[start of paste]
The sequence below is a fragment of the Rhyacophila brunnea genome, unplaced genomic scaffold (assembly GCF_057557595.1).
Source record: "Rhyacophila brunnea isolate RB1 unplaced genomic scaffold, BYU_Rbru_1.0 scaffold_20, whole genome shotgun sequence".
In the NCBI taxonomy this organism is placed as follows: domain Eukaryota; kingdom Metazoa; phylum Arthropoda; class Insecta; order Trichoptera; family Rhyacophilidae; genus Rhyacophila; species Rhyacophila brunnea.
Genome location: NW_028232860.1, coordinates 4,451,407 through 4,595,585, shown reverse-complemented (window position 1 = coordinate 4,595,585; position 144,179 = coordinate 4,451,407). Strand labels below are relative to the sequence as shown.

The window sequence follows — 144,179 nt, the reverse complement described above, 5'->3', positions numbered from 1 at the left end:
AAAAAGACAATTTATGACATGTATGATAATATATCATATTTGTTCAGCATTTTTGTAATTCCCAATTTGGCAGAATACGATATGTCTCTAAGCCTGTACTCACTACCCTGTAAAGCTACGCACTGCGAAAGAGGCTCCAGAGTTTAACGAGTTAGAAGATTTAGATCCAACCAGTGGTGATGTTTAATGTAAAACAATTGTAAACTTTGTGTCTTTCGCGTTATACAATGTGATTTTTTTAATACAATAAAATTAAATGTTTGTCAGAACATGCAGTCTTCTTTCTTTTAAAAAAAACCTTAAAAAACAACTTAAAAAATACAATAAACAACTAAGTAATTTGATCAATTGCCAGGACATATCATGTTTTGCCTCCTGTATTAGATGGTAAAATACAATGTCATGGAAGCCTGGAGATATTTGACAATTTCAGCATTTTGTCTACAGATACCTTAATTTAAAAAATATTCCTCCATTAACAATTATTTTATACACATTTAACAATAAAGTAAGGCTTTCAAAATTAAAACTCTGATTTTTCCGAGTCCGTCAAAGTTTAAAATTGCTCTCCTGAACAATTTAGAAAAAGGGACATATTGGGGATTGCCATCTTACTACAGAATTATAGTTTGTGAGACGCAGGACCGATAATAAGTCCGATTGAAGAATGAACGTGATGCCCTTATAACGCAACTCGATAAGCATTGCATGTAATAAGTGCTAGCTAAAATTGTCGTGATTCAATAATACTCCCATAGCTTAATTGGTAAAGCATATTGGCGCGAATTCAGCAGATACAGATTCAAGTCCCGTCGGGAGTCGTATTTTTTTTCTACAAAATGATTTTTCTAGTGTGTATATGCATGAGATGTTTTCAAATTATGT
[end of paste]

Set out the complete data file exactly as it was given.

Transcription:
The sequence below is a fragment of the Rhyacophila brunnea genome, unplaced genomic scaffold (assembly GCF_057557595.1).
Source record: "Rhyacophila brunnea isolate RB1 unplaced genomic scaffold, BYU_Rbru_1.0 scaffold_20, whole genome shotgun sequence".
In the NCBI taxonomy this organism is placed as follows: domain Eukaryota; kingdom Metazoa; phylum Arthropoda; class Insecta; order Trichoptera; family Rhyacophilidae; genus Rhyacophila; species Rhyacophila brunnea.
Genome location: NW_028232860.1, coordinates 4,451,407 through 4,595,585, shown reverse-complemented (window position 1 = coordinate 4,595,585; position 144,179 = coordinate 4,451,407). Strand labels below are relative to the sequence as shown.

The window sequence follows — 144,179 nt, the reverse complement described above, 5'->3', positions numbered from 1 at the left end:
AAAAAGACAATTTATGACATGTATGATAATATATCATATTTGTTCAGCATTTTTGTAATTCCCAATTTGGCAGAATACGATATGTCTCTAAGCCTGTACTCACTACCCTGTAAAGCTACGCACTGCGAAAGAGGCTCCAGAGTTTAACGAGTTAGAAGATTTAGATCCAACCAGTGGTGATGTTTAATGTAAAACAATTGTAAACTTTGTGTCTTTCGCGTTATACAATGTGATTTTTTTAATACAATAAAATTAAATGTTTGTCAGAACATGCAGTCTTCTTTCTTTTAAAAAAAACCTTAAAAAACAACTTAAAAAATACAATAAACAACTAAGTAATTTGATCAATTGCCAGGACATATCATGTTTTGCCTCCTGTATTAGATGGTAAAATACAATGTCATGGAAGCCTGGAGATATTTGACAATTTCAGCATTTTGTCTACAGATACCTTAATTTAAAAAATATTCCTCCATTAACAATTATTTTATACACATTTAACAATAAAGTAAGGCTTTCAAAATTAAAACTCTGATTTTTCCGAGTCCGTCAAAGTTTAAAATTGCTCTCCTGAACAATTTAGAAAAAGGGACATATTGGGGATTGCCATCTTACTACAGAATTATAGTTTGTGAGACGCAGGACCGATAATAAGTCCGATTGAAGAATGAACGTGATGCCCTTATAACGCAACTCGATAAGCATTGCATGTAATAAGTGCTAGCTAAAATTGTCGTGATTCAATAATACTCCCATAGCTTAATTGGTAAAGCATATTGGCGCGAATTCAGCAGATACAGATTCAAGTCCCGTCGGGAGTCGTATTTTTTTTCTACAAAATGATTTTTCTAGTGTGTATATGCATGAGATGTTTTCAAATTATGT